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Albert Einstein would have trouble solving this problem.

Public school districts in rural parts of the north country are experiencing difficulty hiring science teachers, particularly in the area of physics. People who are qualified to teach physics can get better salaries in school districts in more populated regions of the state as well as from private-sector businesses.

The free market would take care of this dilemma through competition. When the demand for people with a background in physics exceeds the number of those seeking jobs, salaries will trend higher to boost recruiting efforts.

And then everyone comes out happy. Applicants receive good offers at decent wages, and companies get the personnel they need to carry out their work.

But public school districts are not businesses and are limited to the budgets that have been set for them.

Firms in the private sector can pass along increased expenses to their clients. Public school districts, however, are at the mercy of constituents who often don’t have the financial means to support tax increases. So they endure tremendous strains on their revenues and a drop in suitable job candidates at the same time.

General Brown Central High School in Dexter saw this scenario play out last week. With the district headed toward financial insolvency, officials were compelled to reduce some full-time positions to part time.

One of these was for the school’s physics program, which had about 50 students signed up this year. The school had all of two applicants for the job.

It offered one of them the position, but the offer was turned down. As the school year was scheduled to begin this week, school officials announced they could no longer offer physics.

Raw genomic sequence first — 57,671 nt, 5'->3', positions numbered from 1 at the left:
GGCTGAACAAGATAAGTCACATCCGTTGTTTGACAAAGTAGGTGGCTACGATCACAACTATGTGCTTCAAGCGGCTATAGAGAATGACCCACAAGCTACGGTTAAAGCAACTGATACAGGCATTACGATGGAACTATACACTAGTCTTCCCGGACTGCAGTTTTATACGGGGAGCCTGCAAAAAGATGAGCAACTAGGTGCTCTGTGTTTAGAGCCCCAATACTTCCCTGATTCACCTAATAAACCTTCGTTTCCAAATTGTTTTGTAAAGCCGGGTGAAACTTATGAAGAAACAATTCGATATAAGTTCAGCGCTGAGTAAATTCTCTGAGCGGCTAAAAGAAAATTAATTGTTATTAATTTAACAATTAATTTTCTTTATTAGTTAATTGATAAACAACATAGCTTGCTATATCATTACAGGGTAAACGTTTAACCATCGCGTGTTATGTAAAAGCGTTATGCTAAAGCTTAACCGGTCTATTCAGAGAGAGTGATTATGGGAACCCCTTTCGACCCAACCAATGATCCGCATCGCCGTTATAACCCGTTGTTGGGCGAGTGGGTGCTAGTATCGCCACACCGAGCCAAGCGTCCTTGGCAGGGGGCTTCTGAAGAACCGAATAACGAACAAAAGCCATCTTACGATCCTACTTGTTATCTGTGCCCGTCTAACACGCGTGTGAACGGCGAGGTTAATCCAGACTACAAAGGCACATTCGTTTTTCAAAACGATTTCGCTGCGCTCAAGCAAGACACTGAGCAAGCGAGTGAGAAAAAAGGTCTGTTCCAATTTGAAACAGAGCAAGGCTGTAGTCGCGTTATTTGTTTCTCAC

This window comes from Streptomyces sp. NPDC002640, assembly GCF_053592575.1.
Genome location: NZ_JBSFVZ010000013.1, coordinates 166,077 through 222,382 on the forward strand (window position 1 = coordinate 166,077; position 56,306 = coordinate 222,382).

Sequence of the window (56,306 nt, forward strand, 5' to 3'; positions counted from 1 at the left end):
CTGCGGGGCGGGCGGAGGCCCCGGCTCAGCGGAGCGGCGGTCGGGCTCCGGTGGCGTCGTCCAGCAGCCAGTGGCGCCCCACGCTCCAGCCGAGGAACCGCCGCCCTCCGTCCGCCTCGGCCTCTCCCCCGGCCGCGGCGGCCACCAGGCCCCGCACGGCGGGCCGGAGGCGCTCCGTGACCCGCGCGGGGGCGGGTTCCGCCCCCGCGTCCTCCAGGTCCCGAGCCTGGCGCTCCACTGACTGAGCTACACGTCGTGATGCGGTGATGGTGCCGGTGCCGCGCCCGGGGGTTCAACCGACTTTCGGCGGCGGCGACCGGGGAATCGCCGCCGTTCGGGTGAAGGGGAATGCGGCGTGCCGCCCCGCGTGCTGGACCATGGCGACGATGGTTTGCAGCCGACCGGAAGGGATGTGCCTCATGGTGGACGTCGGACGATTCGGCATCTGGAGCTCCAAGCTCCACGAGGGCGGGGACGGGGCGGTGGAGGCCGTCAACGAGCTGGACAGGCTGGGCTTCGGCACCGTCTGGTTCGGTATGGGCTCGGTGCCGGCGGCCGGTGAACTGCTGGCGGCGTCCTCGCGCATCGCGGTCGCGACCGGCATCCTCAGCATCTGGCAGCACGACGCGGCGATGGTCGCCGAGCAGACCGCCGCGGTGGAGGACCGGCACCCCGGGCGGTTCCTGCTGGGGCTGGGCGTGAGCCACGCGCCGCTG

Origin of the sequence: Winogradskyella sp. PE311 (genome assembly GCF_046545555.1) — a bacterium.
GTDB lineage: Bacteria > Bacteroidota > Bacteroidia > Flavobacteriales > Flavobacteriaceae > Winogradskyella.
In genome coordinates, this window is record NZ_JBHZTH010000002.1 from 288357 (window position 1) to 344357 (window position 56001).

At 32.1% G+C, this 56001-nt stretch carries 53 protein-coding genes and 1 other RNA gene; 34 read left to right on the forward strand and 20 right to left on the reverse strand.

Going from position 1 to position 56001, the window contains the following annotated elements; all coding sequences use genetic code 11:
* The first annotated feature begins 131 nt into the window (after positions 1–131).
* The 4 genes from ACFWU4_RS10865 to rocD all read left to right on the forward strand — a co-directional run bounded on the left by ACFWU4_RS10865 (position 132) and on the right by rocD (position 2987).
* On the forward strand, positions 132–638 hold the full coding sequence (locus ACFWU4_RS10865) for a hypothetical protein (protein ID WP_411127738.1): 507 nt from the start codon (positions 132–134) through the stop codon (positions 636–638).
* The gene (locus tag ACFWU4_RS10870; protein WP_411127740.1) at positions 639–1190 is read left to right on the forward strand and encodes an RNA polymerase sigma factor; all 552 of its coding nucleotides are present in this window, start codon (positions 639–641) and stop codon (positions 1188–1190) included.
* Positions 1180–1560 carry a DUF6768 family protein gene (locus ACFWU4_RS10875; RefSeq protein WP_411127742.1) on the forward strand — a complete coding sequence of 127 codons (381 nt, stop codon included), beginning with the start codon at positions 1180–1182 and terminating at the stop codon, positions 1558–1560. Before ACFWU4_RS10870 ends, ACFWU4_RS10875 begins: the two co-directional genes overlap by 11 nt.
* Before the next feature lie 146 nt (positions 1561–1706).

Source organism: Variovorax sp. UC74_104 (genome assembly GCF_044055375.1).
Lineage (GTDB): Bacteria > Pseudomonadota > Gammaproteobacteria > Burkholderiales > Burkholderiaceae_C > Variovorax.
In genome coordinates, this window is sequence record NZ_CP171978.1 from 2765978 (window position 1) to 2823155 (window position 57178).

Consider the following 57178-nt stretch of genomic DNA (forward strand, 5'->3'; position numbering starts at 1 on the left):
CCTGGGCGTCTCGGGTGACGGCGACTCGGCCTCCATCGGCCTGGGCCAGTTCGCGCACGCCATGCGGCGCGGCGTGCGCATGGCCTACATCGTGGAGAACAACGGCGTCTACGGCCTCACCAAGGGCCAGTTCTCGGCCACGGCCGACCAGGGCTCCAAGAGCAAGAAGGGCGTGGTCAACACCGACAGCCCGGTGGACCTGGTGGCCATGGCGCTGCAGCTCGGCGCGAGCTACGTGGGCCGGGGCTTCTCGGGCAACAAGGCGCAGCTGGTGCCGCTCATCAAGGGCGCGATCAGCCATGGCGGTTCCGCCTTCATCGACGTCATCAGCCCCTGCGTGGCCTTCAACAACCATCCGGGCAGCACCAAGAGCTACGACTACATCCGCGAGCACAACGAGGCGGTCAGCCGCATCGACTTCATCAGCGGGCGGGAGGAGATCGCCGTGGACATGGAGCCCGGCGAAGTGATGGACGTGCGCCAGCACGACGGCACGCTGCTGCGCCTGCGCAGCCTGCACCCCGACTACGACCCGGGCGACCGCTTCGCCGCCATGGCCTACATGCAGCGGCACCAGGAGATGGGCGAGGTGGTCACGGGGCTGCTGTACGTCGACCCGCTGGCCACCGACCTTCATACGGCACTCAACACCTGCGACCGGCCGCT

Shrinking budgets have forced staff reductions in some districts while deepening frustrations over educational reform measures have pushed other teachers out of the profession. That General Brown Central High School could not hire someone to teach physics this year is a travesty.

On the local level, school districts must pursue regional solutions. Pooling resources will the only way many of them will survive. Perhaps districts can share a physics teacher or use college professors.

On the national level, educational authorities must understand that a one-size-fits-all approach is failing. Testing students to ensure they are proficient in the courses they’re studying and holding teachers more accountable for their job performance are fine.

These tactics, though, cannot replace the creativity and innovation that complements effective learning. Mr. Einstein altered our understanding of the universe through physics because he dared to imagine the impossible. But how will these disciplines be impacted if high school students don’t have the option to explore them?

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